WILMINGTON, NC (WWAY) — A long-time Wilmington pharmacy is accused of turning a blind-eye and ignoring red flags while filling powerful and often-abused controlled substances.
United States Attorney for the Eastern District of North Carolina filed the complaint against Seashore Drugs, former owner and pharmacist John D. Waggett and pharmacist Billy W. King.
“For hundreds and hundreds of prescriptions, Seashore Drugs, Waggett, and King ignored the warning signs of illegality,” the complaint reads. “As a result, they shirked their responsibility as the last line of defense between extraordinarily powerful and deadly drugs and the people seeking them.”
According to the document, these prescriptions often involved highly-abused opioid painkillers such as oxycodone, hydrocodone, and methadone, along with other drugs like diazepam (Valium), alprazolam (Xanax), and carisoprodol that, when taken with opioids, heighten their potential for abuse and adverse events.
Prosecutors say over time, Seashore developed a reputation in the Wilmington pharmacy community as a place that filled the prescriptions other pharmacies refused, which attracted drug seekers.
According to the complaint, people with known histories of prescription drug abuse filled their opioid prescriptions there. At least one customer, who routinely filled high-strength and high-quantity oxycodone prescriptions at Seashore that were written by a Florida physician, had been treated multiple times for heroin overdose.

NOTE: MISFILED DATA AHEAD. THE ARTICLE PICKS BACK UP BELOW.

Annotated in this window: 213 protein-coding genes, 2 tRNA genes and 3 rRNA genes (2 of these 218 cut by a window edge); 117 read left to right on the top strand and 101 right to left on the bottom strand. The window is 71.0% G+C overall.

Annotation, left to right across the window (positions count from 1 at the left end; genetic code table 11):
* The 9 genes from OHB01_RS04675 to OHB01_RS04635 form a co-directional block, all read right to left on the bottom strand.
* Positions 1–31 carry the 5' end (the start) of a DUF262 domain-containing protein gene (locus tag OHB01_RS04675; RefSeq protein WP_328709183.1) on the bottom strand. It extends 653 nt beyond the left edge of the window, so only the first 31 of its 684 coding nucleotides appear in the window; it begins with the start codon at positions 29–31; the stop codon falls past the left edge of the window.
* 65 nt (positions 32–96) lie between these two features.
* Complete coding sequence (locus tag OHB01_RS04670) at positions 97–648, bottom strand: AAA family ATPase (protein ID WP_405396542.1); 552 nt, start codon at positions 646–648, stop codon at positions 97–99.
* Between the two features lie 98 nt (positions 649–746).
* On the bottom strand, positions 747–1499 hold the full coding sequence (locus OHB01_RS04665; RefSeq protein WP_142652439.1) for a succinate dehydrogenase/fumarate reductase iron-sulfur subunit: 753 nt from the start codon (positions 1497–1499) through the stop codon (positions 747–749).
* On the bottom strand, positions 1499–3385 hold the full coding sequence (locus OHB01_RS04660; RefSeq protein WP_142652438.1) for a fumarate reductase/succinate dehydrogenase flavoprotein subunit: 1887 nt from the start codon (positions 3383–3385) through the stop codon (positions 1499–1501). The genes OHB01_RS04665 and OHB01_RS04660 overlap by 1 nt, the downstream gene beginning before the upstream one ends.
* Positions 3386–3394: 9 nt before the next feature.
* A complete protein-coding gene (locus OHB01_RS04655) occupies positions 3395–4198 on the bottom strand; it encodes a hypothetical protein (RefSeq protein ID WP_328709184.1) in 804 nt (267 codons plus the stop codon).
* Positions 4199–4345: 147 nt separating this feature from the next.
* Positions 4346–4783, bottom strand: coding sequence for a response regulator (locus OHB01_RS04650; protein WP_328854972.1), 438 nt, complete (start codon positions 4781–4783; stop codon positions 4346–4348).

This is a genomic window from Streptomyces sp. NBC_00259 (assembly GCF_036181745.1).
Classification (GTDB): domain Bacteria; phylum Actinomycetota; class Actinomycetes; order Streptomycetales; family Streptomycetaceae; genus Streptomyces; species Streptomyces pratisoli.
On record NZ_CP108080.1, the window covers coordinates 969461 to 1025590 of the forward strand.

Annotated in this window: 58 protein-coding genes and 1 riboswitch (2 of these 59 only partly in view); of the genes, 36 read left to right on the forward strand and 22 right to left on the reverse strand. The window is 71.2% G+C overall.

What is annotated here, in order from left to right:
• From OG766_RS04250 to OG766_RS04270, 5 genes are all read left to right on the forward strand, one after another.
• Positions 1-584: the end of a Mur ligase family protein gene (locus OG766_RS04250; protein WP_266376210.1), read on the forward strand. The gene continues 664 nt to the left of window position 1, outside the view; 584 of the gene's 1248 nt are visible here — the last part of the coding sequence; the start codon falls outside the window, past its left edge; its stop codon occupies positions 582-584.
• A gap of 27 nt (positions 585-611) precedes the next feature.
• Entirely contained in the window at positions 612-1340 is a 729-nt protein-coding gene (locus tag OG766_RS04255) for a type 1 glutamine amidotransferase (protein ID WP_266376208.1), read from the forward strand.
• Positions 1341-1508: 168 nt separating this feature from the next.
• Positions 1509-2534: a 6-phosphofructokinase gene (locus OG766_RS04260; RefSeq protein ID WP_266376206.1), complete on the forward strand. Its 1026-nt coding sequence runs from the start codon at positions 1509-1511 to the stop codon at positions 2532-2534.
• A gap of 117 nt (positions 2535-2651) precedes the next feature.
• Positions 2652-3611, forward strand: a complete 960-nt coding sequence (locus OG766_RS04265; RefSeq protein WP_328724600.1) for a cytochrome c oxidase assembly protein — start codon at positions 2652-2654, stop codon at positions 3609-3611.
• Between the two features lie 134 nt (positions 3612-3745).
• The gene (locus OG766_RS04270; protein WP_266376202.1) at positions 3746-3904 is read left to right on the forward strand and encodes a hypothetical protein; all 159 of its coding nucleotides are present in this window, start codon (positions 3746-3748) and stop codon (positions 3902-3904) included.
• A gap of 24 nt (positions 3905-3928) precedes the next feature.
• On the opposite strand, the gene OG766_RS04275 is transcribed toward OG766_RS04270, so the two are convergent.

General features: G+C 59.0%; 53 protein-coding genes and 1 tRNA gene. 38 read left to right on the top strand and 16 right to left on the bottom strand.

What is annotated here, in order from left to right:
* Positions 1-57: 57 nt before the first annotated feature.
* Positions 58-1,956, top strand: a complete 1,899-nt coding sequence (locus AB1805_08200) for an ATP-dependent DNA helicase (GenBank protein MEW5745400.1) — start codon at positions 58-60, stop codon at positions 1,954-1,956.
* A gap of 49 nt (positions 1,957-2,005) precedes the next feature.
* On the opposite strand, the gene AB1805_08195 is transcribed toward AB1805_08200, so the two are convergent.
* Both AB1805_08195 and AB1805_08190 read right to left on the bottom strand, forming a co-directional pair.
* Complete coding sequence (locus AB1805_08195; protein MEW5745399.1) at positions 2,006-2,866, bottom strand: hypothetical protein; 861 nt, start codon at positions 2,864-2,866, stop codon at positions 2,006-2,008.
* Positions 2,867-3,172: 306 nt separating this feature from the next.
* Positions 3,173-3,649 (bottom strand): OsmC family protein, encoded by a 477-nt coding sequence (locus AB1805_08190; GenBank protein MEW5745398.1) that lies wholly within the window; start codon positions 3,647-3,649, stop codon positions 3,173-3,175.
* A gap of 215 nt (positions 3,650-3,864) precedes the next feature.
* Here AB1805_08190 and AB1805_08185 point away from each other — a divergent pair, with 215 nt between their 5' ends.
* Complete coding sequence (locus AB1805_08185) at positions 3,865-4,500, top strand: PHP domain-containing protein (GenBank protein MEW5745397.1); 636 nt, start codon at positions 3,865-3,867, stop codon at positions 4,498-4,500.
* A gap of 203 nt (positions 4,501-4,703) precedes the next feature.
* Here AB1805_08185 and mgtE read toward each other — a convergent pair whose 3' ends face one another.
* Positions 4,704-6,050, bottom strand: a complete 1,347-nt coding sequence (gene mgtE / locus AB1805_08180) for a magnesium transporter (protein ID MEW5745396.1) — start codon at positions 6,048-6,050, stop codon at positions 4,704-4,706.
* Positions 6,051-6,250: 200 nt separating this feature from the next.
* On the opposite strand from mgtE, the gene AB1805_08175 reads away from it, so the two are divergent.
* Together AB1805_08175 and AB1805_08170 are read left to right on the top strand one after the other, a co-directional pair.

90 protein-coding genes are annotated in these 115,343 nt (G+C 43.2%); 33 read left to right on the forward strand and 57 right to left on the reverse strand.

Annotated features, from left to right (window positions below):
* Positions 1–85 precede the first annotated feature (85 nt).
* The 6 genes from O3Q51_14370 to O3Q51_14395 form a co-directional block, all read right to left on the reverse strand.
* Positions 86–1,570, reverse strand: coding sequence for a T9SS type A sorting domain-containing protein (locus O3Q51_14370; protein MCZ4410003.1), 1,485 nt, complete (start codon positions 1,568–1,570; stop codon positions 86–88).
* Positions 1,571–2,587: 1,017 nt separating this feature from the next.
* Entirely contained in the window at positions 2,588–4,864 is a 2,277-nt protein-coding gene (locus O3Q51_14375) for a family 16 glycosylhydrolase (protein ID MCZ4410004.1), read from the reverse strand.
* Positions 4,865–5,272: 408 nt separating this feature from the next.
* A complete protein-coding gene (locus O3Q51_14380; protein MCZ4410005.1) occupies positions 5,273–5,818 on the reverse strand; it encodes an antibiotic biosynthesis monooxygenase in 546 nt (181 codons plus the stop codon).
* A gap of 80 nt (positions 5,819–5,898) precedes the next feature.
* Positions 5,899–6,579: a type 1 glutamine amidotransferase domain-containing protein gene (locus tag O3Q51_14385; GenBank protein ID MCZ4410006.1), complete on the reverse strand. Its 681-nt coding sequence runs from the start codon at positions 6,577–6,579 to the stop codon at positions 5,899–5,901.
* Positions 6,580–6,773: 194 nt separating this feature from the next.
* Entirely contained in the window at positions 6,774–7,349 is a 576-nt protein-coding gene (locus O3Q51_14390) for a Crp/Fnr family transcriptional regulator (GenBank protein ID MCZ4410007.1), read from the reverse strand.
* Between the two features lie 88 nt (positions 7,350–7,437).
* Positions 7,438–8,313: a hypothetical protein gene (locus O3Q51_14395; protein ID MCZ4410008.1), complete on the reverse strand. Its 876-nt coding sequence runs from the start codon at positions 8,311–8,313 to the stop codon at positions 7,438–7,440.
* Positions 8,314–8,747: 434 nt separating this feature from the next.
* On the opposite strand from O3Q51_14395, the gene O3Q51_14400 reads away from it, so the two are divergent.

In one example, Seashore filled 238 controlled-substance prescriptions for a patient known as ‘Individual A’ between January of 2013 and January of 2019. Individual A’s prescriptions raised numerous red flags, including extensive numbers of prescriptions written by a distant out-of-state doctor, extremely high quantities and strengths of opioids, suspicious drug combinations, doctor shopping, and the filling of opioids for Individual A’s family member.
It’s a reputation that new owner Nirav Patel is trying to repair.
“We have no connections with the complaint, both those individuals are no longer associated with Seashore Drugs,”says Patel. “We have everything in place to make sure the patients are taken care of and to make sure that we do the right thing to serve the community.”
Prosecutors seek civil penalties and permanent injunctive relief to hold Seashore Drugs, Waggett, and King accountable for their actions and to prevent further violations of the Controlled Substances Act.